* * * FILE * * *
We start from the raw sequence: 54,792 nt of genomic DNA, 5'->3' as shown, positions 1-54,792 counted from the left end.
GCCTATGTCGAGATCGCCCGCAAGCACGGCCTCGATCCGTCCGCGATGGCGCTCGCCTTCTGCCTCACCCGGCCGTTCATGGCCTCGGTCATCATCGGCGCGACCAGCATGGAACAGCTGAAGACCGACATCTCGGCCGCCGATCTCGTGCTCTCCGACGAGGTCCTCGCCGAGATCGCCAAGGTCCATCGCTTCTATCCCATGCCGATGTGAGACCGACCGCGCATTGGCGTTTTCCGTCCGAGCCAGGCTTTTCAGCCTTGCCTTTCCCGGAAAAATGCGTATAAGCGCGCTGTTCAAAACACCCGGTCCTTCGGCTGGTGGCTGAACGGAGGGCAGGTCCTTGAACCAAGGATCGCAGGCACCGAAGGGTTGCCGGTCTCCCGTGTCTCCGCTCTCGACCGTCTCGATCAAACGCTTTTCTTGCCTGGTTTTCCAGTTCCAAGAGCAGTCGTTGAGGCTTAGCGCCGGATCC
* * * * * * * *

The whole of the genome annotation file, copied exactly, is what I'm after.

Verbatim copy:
We start from the raw sequence: 54,792 nt of genomic DNA, 5'->3' as shown, positions 1-54,792 counted from the left end.
GCCTATGTCGAGATCGCCCGCAAGCACGGCCTCGATCCGTCCGCGATGGCGCTCGCCTTCTGCCTCACCCGGCCGTTCATGGCCTCGGTCATCATCGGCGCGACCAGCATGGAACAGCTGAAGACCGACATCTCGGCCGCCGATCTCGTGCTCTCCGACGAGGTCCTCGCCGAGATCGCCAAGGTCCATCGCTTCTATCCCATGCCGATGTGAGACCGACCGCGCATTGGCGTTTTCCGTCCGAGCCAGGCTTTTCAGCCTTGCCTTTCCCGGAAAAATGCGTATAAGCGCGCTGTTCAAAACACCCGGTCCTTCGGCTGGTGGCTGAACGGAGGGCAGGTCCTTGAACCAAGGATCGCAGGCACCGAAGGGTTGCCGGTCTCCCGTGTCTCCGCTCTCGACCGTCTCGATCAAACGCTTTTCTTGCCTGGTTTTCCAGTTCCAAGAGCAGTCGTTGAGGCTTAGCGCCGGATCC